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In 2013, Maduro or Capriles made (almost) no difference to Odebrecht

New leaks of the "award-winning delation" that the construction company's proconsul in Caracas, Euzenando Azevedo, made to Brazilian justice last December reveal that in the elections to choose the successor to the late commander Hugo Chávez, Odebrecht made a Solomonic decision: to reach an understanding with the candidates of the Government and the Opposition and make contributions to the campaigns of both. It would not be on an equal footing: one was given $35 million, the other $15 million. But with the same consideration for both: that the public works contracts in charge of the multinational engineering company had to be respected.

7/30/2017 10:43:20 AM

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Today's president of Venezuela, Nicolás Maduro, received $35 million dollars from Brazilian construction company Odebrecht for his 2013 election campaign. In March of that year, the maximum leader of the self-proclaimed Bolivarian Revolution, Hugo Chávez, had died of cancer. Maduro, Chávez's former minister of foreign affairs, had to face presidential elections just a month later, although in some ways anticipated, because the commander himself had designated him as his successor in a speech on television - his last public act - on December 8, 2012. Despite the chieftain's explicit endorsement, Maduro had to struggle to win a tight victory in the April 2013 presidential election, according to official figures, with only 1% of the votes ahead of his opponent, opposition candidate and Miranda state governor Henrique Capriles Radonski.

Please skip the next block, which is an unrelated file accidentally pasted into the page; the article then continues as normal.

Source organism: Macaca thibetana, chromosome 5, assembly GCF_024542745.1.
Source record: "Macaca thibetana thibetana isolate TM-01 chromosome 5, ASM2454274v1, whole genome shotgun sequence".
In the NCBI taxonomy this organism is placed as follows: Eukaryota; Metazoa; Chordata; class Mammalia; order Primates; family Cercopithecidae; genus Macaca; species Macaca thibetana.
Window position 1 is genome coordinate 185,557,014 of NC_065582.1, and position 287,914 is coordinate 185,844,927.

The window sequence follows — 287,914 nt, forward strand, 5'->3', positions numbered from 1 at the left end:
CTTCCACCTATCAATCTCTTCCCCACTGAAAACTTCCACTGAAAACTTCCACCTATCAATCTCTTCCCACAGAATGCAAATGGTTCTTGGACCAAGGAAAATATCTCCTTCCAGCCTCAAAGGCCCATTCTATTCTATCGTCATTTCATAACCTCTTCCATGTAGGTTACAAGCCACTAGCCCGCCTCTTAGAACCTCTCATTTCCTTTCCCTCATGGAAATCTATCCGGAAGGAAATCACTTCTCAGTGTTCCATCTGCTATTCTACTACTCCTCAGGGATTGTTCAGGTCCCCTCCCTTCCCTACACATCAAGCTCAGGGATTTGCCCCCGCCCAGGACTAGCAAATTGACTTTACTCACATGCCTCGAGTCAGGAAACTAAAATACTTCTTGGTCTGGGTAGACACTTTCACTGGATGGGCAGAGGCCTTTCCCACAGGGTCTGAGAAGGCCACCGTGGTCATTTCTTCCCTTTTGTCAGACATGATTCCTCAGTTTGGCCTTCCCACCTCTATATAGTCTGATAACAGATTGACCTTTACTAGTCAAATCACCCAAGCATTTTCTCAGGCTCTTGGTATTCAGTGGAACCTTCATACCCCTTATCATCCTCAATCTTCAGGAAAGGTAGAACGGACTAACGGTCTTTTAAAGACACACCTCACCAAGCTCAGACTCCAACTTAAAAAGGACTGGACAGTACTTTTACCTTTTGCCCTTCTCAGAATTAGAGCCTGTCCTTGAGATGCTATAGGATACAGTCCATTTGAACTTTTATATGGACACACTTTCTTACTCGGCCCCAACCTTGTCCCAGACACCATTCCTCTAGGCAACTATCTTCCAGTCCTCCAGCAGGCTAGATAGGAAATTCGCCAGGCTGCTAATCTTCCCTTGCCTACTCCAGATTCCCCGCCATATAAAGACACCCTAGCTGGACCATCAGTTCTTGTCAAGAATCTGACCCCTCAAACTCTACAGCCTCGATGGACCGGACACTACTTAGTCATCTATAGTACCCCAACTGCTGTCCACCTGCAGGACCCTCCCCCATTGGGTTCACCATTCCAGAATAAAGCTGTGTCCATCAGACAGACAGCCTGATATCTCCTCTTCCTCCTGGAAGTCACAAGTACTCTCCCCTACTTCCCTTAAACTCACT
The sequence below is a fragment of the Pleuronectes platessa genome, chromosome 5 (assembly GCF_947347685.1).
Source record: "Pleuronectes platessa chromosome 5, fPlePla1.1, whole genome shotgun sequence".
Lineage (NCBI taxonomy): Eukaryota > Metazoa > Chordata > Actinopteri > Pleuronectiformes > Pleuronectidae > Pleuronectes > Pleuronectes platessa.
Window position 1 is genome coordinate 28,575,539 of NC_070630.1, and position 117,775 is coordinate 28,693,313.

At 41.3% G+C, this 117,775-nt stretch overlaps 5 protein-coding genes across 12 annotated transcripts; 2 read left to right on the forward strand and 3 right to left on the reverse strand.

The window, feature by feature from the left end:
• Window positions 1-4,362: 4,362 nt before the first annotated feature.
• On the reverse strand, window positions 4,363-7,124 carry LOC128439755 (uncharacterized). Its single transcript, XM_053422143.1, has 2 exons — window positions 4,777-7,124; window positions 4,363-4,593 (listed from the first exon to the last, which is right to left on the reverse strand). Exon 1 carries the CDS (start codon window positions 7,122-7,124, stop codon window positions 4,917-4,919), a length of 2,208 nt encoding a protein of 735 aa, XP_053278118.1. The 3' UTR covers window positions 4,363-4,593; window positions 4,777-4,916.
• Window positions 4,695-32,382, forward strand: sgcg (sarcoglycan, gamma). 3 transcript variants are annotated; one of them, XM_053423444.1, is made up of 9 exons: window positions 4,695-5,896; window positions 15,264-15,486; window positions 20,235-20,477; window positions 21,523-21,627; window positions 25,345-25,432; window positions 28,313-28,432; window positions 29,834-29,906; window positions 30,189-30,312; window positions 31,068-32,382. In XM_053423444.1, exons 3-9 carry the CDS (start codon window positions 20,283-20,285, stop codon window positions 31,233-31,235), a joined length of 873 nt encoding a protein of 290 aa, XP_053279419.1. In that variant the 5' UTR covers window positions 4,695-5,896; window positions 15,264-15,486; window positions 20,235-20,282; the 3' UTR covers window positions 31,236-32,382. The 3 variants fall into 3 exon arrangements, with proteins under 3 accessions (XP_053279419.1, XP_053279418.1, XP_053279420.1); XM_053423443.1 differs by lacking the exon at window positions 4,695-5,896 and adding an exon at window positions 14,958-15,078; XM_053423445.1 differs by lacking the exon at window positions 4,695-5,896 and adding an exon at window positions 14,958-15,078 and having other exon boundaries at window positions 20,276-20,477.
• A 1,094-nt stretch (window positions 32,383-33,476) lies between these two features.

Odebrecht's contribution to the pro-government campaign was already known from the depositions of Brazilian publicist Joao Santana and his wife, Marina Moura, before judicial authorities investigating the Lava Jato scandal, the scheme of bribes and commissions that the national civil engineering companies, with Odebrecht at the helm, created to ensure their participation in major infrastructure and public works projects. It is a scheme that these corporations exported to other countries as they developed an international expansion of their businesses that ran in parallel with the projection of the political influence of Brazil and the government of Inácio Lula Da Silva towards large regions of Latin America and Africa, especially.